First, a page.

• If you have big fibroids, which are giving you pressure symptoms and heavy bleeding, then you would be advised to have surgery. Surgery to remove fibroids can be done by laparoscopy (key hole surgery), or open surgery (myomectomy). During the surgery the surgeon will try to remove the fibroids only from the uterus.

Fibroid surgery can be associated with complications like bleeding, scarring inside the uterus and in worst scenario, the surgeon might have to remove your uterus to save your life if the bleeding is excessive. So the decision to remove fibroids for improving your fertility should be taken only after carefully balancing the risks and benefits from the surgery.


It is usually recommended to wait for 3-6 months after fibroid surgery before you start trying for pregnancy. This allows time for the uterus to heal from the surgery.improving your fertility should be taken only after carefully balancing the risks and benefits from the surgery.

Management of fibroid has to be decided case-by-case basis after carefully balancing the risks and benefits from the surgery.

6. How can I get rid of fibroids without surgery?


The medicines that are used to treat heavy periods due to fibroid are hormonal pills, injections or coils. They are contraceptive in nature as they stop ovulation. Hence they cannot be used when you are trying for pregnancy.

Surgery remains are main treatment option for fibroid in women trying to conceive.

Esmya (Ulipristal acetate) – This drug was initially used to shrink fibroids but now been banned in the UK due to risk of severe liver injury.


Uterine artery embolization- also known as uterine fibroid embolization – The idea of this treatment is to block the arteries feeding the fibroids by injecting tiny particles into the arteries under X-Ray guidance. When the blood supply is cut off, the fibroids degenerate and shrink in size.

However, during the procedure there is risk of damage to the blood supply to the ovaries and uterine lining, which can make falling pregnant difficult, increased risk of miscarriage and need for caesarean section. Hence, this treatment is not recommended for women considering pregnancy, although there are some reports of successful pregnancies after uterine artery embolization.

If you undergo UAE, you should not try for pregnancy for at least 6 months after the procedure.


MRI guided focussed ultrasound for fibroids- this is a new treatment where ultrasound is used under MRI guidance to heat up and destroy fibroids. This is still quite new and not available everywhere. More research is needed before it can be used for women trying for pregnancy.


7. What fertility treatment can I have if I have fibroid?


Having fibroid doesn’t mean that you will need fertility treatment. The decision for fertility treatment should be made based on the results of fertility investigations, your age and duration of infertility e.g., if you have blocked tubes or there are sperm problem, then you would need IVF.

Having fibroid doesn’t automatically mean that you will need fertility treatment.

If your fibroids are big and obscuring the view of the ovaries during transvaginal scans, then to improve the visibility and help in egg collection, you might be advised to have myomectomy before IVF.

Submucous or intracavitary fibroids are usually removed before undertaking any fertility treatment to improve the success.

Big fibroids obscuring visibility during transvaginal scans or submucosal fibroids should be removed before IVF.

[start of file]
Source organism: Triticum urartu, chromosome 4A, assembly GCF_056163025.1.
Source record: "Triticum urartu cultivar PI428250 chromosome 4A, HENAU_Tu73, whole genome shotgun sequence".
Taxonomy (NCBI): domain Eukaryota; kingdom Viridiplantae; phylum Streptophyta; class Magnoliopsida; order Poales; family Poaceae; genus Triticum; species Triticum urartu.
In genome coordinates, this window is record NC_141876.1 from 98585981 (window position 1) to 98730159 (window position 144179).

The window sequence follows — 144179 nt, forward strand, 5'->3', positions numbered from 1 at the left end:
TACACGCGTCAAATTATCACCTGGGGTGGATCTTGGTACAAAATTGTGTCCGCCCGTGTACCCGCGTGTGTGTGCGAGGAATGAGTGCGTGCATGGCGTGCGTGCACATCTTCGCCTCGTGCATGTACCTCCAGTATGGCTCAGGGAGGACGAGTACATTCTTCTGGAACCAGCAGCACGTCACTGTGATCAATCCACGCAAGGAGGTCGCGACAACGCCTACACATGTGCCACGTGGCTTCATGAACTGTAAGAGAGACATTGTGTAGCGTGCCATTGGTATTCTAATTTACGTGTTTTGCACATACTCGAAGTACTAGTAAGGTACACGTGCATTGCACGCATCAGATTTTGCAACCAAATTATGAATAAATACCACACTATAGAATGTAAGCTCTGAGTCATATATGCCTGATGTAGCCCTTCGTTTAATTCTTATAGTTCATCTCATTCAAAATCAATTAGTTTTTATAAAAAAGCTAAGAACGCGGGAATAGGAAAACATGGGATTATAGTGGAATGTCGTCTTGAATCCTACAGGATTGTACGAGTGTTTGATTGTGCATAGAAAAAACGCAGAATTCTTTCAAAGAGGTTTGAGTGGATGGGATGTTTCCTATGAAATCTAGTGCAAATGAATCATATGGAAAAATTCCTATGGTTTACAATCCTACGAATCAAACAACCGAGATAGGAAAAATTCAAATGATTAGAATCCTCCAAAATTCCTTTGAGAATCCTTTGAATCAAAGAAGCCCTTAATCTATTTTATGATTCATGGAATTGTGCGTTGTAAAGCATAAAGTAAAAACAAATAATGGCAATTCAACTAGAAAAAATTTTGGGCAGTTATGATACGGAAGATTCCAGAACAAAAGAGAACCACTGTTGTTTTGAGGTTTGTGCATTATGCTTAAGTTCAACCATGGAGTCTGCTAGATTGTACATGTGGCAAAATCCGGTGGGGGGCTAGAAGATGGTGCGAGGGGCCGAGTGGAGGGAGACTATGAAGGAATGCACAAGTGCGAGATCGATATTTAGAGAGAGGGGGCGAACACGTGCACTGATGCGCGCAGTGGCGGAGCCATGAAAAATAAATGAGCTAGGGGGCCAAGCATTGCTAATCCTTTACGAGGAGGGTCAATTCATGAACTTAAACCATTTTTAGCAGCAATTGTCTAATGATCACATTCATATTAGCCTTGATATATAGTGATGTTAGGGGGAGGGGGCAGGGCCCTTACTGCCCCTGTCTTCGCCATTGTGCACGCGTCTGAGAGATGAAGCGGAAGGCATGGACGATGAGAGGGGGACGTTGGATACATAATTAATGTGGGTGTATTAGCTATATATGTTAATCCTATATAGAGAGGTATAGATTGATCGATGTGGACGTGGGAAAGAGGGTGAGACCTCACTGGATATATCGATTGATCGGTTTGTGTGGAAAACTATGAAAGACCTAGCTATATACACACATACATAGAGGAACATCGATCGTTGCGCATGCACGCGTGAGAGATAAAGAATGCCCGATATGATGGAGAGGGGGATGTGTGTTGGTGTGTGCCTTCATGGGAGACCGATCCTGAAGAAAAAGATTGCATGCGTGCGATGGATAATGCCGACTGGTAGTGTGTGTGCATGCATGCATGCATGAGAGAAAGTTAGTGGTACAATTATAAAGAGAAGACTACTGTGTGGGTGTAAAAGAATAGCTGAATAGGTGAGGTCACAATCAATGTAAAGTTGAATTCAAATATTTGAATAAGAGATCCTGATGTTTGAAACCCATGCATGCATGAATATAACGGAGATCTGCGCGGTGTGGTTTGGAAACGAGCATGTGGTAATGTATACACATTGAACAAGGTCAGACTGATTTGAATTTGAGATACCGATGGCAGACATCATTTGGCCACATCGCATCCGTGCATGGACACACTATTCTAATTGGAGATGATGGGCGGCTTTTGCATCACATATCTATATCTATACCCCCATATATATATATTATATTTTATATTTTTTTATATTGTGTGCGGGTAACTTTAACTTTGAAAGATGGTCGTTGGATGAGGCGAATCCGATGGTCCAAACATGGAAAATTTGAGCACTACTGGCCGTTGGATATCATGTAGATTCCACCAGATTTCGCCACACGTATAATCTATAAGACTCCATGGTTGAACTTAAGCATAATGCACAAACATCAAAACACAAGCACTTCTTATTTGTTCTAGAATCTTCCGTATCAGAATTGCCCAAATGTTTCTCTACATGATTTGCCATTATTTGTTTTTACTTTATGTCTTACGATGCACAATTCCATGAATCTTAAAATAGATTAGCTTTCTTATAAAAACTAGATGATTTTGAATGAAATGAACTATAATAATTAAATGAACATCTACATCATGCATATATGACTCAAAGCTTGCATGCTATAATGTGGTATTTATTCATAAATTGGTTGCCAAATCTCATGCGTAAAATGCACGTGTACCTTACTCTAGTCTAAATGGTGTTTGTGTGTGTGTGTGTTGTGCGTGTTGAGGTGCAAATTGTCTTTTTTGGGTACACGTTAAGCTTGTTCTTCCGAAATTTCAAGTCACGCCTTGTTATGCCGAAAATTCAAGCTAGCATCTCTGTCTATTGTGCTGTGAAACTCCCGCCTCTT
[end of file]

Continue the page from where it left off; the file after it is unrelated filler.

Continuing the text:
8. What food to avoid if you have fibroids?


There is no magic diet that can cure fibroids. Eating healthy balanced diet rich in fibre and vitamins is advisable. Do regular exercise along with balanced diet to avoid gaining weight.

There is no magic diet to cure fibroids.

9. Is pregnancy with fibroids high risk?


Most women with fibroids will have an uneventful pregnancy and have a normal delivery. However, in some pregnancies, there can be complications. There are increased risk of :

  • Miscarriage

  • Sometimes the fibroids can increase in size and become painful during pregnancy, which is treated conservatively with pain relief, rest and hydration.

  • Preterm labour

  • There is risk of growth restriction for the baby in the womb

  • Placental abruption – when the placenta separates from the wall of the uterus leading to bleeding during pregnancy

  • Increased need for caesarean section, specially those after myomectomy as it might weaken the wall of the uterus.

  • Change in baby’s position and need for caesarean section

  • Increased risk bleeding after delivery

Most women with fibroids will have an uneventful pregnancy and have normal delivery.

The blood flow to the fibroids increases to a great extent during pregnancy. Removing fibroid during pregnancy can cause massive catastrophic bleeding and hence surgical treatment of fibroid is avoided while you are pregnant.

10. Summary

  • Fibroids are benign (non-cancerous) tumours of the uterine wall.

  • Many women have no symptoms; main symptoms are heavy bleeding, anaemia, pressure symptoms.

  • Most women with fibroids will conceive naturally and are not infertile.

  • Submucosal fibroids, intracavitary fibroids are mostly associated with infertility. Removal of intracavitary or submucosal fibroid, might increase chances of getting pregnant.

  • Subserosal/intramural fibroids are removed if they are distorting the cavity or giving pressure symptoms.

  • Fibroid surgery can be associated with complications, decision to remove fibroids solely for improving your fertility should be taken after carefully balancing the risks and benefits from the surgery.

  • Having fibroid doesn’t mean that you will need fertility treatment.

  • Most women with fibroids will have an uneventful pregnancy and have normal delivery. Some will have complications.

Written by: Dr Anupa Nandi